¶15 The second relevant statutory provision is section 858-311, prohibiting recovery of compensation in certain instances by one acting as a broker or associate sales agent. It is significant that section 858-311 does not purport to prohibit recovery of compensation for every or any service rendered by an unlicensed individual acting as a real estate broker, but only for services rendered in "listing, buying, selling, renting, leasing or exchanging of any real estate." So, even if the trivial services rendered by Loyd were arguably to be considered that of a broker he would still not have to allege the possession of a license and thus be prohibited from recovering his finder's fee because he does not seek compensation for services rendered in listing, buying, selling, renting, leasing, or exchanging of any real estate. He seeks recovery only of a fee for finding a person willing to purchase Saffa's land.
¶16 The trial court erred in granting defendant a summary judgment.
¶17 Finally since this cause must be remanded for further proceedings and because of its lengthy litigation history, we will address the status of the case with respect to what, if any, material issues of fact exist.
¶18 During oral argument defendant advised the court that he intended to deny (1) that he orally agreed to pay plaintiff a finder's fee, and (2) that plaintiff "found" purchaser Chew.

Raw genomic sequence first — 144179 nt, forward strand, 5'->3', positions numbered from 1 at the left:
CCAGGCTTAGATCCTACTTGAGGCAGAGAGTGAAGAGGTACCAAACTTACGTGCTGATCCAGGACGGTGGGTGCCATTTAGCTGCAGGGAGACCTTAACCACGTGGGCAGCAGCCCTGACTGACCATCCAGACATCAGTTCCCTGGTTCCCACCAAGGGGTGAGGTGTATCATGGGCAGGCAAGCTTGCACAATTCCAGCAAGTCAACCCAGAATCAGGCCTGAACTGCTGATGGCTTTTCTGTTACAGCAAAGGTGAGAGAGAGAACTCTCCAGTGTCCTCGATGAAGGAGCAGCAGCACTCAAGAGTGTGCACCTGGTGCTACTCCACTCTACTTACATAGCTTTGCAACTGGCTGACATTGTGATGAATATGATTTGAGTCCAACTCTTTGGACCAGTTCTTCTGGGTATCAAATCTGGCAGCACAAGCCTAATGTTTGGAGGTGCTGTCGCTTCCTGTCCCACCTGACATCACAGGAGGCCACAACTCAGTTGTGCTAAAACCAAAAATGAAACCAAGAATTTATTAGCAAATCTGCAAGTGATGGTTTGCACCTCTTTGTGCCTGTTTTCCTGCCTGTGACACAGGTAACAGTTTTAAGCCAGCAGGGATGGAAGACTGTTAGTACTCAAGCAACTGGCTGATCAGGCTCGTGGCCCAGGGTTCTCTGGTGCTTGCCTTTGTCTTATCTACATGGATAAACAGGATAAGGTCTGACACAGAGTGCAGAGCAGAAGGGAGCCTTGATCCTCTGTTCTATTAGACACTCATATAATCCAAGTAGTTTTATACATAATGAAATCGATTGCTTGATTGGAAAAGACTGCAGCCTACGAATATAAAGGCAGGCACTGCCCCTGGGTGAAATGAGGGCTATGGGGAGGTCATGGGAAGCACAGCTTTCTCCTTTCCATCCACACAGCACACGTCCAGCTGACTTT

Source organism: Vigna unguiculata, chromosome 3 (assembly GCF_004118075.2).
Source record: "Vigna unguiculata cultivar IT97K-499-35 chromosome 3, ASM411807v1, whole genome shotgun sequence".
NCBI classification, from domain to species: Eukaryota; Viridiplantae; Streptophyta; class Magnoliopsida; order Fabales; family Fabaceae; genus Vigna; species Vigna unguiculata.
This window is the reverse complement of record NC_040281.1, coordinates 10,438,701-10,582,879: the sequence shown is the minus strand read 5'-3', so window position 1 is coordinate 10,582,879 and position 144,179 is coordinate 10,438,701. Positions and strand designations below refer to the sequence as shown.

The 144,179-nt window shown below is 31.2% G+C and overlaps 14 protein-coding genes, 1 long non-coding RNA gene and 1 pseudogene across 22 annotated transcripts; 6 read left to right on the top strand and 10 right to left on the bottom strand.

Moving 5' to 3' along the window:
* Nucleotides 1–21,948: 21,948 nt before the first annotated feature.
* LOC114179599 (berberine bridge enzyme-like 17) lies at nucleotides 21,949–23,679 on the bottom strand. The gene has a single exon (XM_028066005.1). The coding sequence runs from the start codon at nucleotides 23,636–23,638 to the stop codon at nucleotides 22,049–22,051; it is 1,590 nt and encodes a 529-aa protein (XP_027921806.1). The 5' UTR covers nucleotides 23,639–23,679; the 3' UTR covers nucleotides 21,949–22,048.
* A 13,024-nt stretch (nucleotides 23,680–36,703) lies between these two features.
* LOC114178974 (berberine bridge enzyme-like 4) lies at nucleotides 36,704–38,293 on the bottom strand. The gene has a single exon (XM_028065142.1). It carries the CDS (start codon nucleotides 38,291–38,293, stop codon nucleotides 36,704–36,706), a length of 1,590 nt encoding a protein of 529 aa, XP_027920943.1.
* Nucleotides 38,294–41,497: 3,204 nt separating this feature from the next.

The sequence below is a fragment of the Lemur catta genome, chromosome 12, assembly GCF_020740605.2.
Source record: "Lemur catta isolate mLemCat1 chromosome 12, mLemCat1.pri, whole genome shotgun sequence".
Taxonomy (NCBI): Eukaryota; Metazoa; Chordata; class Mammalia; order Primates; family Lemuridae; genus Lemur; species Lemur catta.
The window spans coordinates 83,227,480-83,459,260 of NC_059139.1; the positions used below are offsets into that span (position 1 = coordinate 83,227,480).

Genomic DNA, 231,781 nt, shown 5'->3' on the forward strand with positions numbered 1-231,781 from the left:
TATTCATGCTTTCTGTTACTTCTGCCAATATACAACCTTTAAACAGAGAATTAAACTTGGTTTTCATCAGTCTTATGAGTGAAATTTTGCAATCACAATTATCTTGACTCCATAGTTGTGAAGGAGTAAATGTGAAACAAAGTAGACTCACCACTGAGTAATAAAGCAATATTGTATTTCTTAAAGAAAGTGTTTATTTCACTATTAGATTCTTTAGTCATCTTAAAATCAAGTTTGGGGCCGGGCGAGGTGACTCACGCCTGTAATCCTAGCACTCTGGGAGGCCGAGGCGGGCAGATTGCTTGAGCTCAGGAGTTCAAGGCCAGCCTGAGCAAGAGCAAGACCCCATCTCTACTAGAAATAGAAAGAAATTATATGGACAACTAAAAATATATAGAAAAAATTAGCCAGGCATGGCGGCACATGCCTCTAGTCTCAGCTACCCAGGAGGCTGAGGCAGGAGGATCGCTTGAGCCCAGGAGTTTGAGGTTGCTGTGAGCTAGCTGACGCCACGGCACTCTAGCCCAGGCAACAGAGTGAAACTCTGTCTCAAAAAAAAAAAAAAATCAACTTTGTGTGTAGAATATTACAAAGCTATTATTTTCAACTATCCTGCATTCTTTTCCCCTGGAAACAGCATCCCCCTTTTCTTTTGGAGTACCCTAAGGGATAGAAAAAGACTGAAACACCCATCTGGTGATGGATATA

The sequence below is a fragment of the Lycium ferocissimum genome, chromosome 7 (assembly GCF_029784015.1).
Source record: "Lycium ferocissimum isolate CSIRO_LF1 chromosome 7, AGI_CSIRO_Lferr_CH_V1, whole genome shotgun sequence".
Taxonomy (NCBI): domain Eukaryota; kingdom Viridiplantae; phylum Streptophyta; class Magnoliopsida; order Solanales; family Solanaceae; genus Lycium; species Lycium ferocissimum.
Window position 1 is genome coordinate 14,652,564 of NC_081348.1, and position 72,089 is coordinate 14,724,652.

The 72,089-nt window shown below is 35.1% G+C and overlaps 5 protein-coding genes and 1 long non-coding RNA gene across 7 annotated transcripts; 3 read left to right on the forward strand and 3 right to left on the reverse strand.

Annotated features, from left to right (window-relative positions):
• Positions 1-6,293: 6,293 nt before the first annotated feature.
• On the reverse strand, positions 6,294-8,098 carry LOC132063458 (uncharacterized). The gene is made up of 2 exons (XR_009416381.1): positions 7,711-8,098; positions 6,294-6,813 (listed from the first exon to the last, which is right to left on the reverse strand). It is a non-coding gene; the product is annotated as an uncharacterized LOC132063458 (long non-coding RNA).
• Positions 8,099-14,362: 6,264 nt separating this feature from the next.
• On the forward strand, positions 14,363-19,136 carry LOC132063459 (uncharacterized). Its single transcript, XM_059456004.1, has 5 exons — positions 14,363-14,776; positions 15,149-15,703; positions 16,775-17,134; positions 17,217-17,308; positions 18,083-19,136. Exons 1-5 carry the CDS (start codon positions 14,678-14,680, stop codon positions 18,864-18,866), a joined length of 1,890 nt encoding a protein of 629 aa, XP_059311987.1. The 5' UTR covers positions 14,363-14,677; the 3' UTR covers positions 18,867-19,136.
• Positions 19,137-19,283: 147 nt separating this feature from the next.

¶19 With regard to the first matter the trial court found that "Saffa admits that he entered into a verbal agreement with Loyd to pay Loyd certain compensation for Loyd's services in connection with the Saffa-Chew transaction." True the trial court also observed that Saffa made the factual admission "[f]or the purpose of his Motion for Summary Judgment only," but that does not detract from the evidentiary validity of the admission against interest. One cannot admit a material fact for the purpose of obtaining a judgment and later prevent its use as evidence by disclaiming or repudiating it on the ground it was only a contingent admission and he really did not mean that it was an undisputed fact. The test for obtaining a summary judgment is quite different from the test employed to determine whether a party's allegations are sufficient to state a cause of action or a defense. The test for granting a summary judgment is whether there is an absence of material issues of fact which need to be resolved by a trial. Here Saffa induced the trial court to find, as it did, that Loyd acted as a "broker" in the sale of Saffa's property by admitting he made the verbal agreement in question with Loyd. The fact that Saffa made this admission to obtain a summary judgment does not diminish or destroy its evidentiary status as an undisputed fact. On the contrary Saffa is estopped to now deny the admitted fact.